Emmett Louis Till

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“Everyone who knew Till described him as a responsible and funny person.”



Emmett Louis Till was born on July 25th, 1941 in Chicago, Illinois. He was the only son of Mamie Till, a secretary working for the Airforce. Emmett Till lived in a “colored” middle-class neighborhood.


Emment and Mamie Till



EMMETT–2C–6PM_MAIN 1115 17 KOZ15

Mamie Till’s Voice Still Speaks To Her Son’s Legacy More than 60 years after Emmett Till’s brutal murder, his legacy continues to shape America. In 2003, Mamie Till wrote Death of Innocence, telling the story of her son’s life and his death. In 2018, a film based on Mamie’s memoir went into production, along with a movie based on a play about the impact of Emmett’s death. Jay-Z and Will Smith announced a collaboration on an HBO miniseries about Emmett, and Whoopi Goldberg was also involved in a film called Till. The attention on Emmett’s murder more than half a century later stands testament to his impact on the civil rights movement and race relations in America.

Emmett experienced the ugliness of Mississippi, that thing that everybody feared, that thing that everybody wanted to avoid.


Cousins of Emmett Till

I thought of Emmett Till and I just couldn’t go back.


—Rosa Parks, on her refusal to move to the back of the bus, launching the Montgomery bus boycott.

In” Montgomery a few months after the murder, Rosa Parks attended a rally for Till, led by Martin Luther King Jr. Soon after, she refused to give up her seat on a segregated bus to a white passenger. The incident sparked a year-long well-organized grassroots boycott of the public bus system. The boycott was designed to force the city to change its segregation policies. Parks later said when she did not get up and move to the rear of the bus, “I thought of Emmett Till and I just couldn’t go back.”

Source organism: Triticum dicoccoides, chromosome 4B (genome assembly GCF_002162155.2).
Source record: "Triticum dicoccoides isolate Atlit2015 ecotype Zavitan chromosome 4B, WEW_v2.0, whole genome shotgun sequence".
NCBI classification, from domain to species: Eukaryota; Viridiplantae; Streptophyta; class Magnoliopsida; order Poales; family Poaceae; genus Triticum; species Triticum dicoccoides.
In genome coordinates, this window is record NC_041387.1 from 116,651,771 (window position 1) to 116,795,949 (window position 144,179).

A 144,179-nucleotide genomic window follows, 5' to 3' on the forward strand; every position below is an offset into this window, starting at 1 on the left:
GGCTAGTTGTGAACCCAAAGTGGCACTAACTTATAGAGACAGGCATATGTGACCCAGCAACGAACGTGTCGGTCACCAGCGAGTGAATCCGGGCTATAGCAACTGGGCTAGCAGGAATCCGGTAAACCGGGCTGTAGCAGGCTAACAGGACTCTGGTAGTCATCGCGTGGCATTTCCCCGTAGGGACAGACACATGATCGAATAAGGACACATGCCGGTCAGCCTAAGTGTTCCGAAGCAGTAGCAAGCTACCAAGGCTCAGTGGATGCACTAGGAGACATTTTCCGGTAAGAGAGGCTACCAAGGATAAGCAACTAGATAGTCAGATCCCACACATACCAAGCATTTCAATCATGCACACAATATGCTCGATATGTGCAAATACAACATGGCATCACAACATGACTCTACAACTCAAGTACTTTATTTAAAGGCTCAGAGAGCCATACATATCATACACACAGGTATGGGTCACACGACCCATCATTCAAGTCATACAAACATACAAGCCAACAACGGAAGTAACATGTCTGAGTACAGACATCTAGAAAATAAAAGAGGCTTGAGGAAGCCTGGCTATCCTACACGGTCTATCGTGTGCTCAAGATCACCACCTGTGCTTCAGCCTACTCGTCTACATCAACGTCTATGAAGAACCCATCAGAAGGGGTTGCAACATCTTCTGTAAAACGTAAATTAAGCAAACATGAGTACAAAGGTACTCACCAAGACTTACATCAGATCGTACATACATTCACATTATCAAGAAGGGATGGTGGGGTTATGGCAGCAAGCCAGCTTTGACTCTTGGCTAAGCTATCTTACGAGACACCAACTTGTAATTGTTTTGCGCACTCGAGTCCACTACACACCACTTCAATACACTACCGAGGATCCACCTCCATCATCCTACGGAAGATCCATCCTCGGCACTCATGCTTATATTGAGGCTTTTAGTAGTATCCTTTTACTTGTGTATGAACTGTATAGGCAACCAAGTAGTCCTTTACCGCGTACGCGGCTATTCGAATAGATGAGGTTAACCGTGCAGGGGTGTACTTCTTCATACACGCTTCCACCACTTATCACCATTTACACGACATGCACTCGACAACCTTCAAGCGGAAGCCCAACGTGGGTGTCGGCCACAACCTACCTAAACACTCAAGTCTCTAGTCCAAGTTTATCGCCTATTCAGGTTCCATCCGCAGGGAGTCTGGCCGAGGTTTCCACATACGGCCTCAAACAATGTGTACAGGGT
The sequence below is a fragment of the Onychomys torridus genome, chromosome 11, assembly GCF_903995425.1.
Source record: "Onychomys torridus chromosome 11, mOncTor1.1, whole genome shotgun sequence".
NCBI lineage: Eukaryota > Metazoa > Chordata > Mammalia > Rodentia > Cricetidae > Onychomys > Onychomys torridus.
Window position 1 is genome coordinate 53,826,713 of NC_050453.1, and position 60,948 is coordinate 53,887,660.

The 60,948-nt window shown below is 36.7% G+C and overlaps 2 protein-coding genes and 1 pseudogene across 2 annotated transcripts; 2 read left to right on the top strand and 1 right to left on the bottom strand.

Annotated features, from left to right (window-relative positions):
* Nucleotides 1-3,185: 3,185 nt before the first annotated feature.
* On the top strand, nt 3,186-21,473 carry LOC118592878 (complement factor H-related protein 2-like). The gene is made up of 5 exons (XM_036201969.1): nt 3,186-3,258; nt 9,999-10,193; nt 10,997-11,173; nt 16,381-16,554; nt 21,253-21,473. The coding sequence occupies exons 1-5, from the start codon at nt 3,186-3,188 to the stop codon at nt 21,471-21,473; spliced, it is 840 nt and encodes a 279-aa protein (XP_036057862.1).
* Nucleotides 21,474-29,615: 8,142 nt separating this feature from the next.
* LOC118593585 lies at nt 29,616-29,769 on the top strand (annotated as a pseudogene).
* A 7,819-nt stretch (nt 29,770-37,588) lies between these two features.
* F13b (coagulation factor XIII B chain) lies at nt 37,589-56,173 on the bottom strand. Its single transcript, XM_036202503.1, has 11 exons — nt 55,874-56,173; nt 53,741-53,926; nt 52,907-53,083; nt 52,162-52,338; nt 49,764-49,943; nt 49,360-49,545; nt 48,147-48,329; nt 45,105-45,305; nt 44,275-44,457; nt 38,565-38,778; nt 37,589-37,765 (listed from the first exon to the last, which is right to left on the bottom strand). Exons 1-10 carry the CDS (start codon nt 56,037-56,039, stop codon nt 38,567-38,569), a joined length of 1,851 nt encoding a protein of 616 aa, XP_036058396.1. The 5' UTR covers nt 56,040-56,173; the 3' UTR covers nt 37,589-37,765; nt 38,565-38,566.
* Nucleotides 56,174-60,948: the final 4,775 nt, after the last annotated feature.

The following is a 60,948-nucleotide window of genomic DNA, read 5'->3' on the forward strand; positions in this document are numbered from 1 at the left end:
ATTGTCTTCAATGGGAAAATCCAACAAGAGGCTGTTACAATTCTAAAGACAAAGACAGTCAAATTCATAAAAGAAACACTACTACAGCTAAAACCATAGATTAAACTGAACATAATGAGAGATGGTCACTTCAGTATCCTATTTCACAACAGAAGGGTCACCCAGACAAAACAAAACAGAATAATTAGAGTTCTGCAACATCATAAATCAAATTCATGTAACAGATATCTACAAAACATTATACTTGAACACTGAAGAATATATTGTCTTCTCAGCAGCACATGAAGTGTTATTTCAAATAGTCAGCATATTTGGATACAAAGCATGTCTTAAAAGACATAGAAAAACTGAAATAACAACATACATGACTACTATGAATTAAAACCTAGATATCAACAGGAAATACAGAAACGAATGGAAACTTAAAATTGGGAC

According to author Clayborne Carson, Till’s death and the widespread coverage of the students integrating Little Rock Central High School in 1957 were especially profound for younger blacks: “It was out of this festering discontent and an awareness of earlier isolated protests that the sit-ins of the 1960s were born.” After seeing pictures of Till’s mutilated body, in Louisville, Kentucky, young Cassius Clay (later famed boxer Muhammad Ali) and a friend took out their frustration by vandalizing a local railyard, causing a locomotive engine to derail.

In 1963, Sunflower County resident and sharecropper Fannie Lou Hamer was jailed and beaten for attempting to register to vote. The next year, she led a massive voter registration drive in the Delta region, and volunteers worked on Freedom Summer throughout the state. Before 1954, 265 black people were registered to vote in three Delta counties, where they were a majority of the population. At this time, blacks made up 41% of the total state population. The summer Emmett Till was killed, the number of registered voters in those three counties dropped to 90. By the end of 1955, fourteen Mississippi counties had no registered black voters. The Mississippi Freedom Summer of 1964 registered 63,000 black voters in a simplified process administered by the project; they formed their own political party because they were closed out of the Democratic Regulars in Mississippi.” – Wikiwand